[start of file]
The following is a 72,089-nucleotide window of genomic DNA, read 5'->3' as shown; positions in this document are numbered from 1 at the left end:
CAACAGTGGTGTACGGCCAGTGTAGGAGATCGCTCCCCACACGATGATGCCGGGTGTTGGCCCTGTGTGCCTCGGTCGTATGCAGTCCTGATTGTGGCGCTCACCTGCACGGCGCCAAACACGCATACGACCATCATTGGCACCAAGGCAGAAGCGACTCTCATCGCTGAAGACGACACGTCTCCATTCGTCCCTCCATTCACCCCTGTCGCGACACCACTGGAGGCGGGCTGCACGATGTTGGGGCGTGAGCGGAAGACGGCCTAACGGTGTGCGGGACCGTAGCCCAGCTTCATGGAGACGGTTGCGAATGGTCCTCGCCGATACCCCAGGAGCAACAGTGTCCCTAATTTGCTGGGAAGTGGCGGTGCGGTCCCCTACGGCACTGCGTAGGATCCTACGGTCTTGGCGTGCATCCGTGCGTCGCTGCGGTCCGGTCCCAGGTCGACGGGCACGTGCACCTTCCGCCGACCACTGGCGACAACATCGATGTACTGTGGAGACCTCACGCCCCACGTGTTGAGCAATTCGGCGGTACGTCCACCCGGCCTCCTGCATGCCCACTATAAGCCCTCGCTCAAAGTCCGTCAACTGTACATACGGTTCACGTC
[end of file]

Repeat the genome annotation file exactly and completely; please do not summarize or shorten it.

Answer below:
The following is a 72,089-nucleotide window of genomic DNA, read 5'->3' as shown; positions in this document are numbered from 1 at the left end:
CAACAGTGGTGTACGGCCAGTGTAGGAGATCGCTCCCCACACGATGATGCCGGGTGTTGGCCCTGTGTGCCTCGGTCGTATGCAGTCCTGATTGTGGCGCTCACCTGCACGGCGCCAAACACGCATACGACCATCATTGGCACCAAGGCAGAAGCGACTCTCATCGCTGAAGACGACACGTCTCCATTCGTCCCTCCATTCACCCCTGTCGCGACACCACTGGAGGCGGGCTGCACGATGTTGGGGCGTGAGCGGAAGACGGCCTAACGGTGTGCGGGACCGTAGCCCAGCTTCATGGAGACGGTTGCGAATGGTCCTCGCCGATACCCCAGGAGCAACAGTGTCCCTAATTTGCTGGGAAGTGGCGGTGCGGTCCCCTACGGCACTGCGTAGGATCCTACGGTCTTGGCGTGCATCCGTGCGTCGCTGCGGTCCGGTCCCAGGTCGACGGGCACGTGCACCTTCCGCCGACCACTGGCGACAACATCGATGTACTGTGGAGACCTCACGCCCCACGTGTTGAGCAATTCGGCGGTACGTCCACCCGGCCTCCTGCATGCCCACTATAAGCCCTCGCTCAAAGTCCGTCAACTGTACATACGGTTCACGTC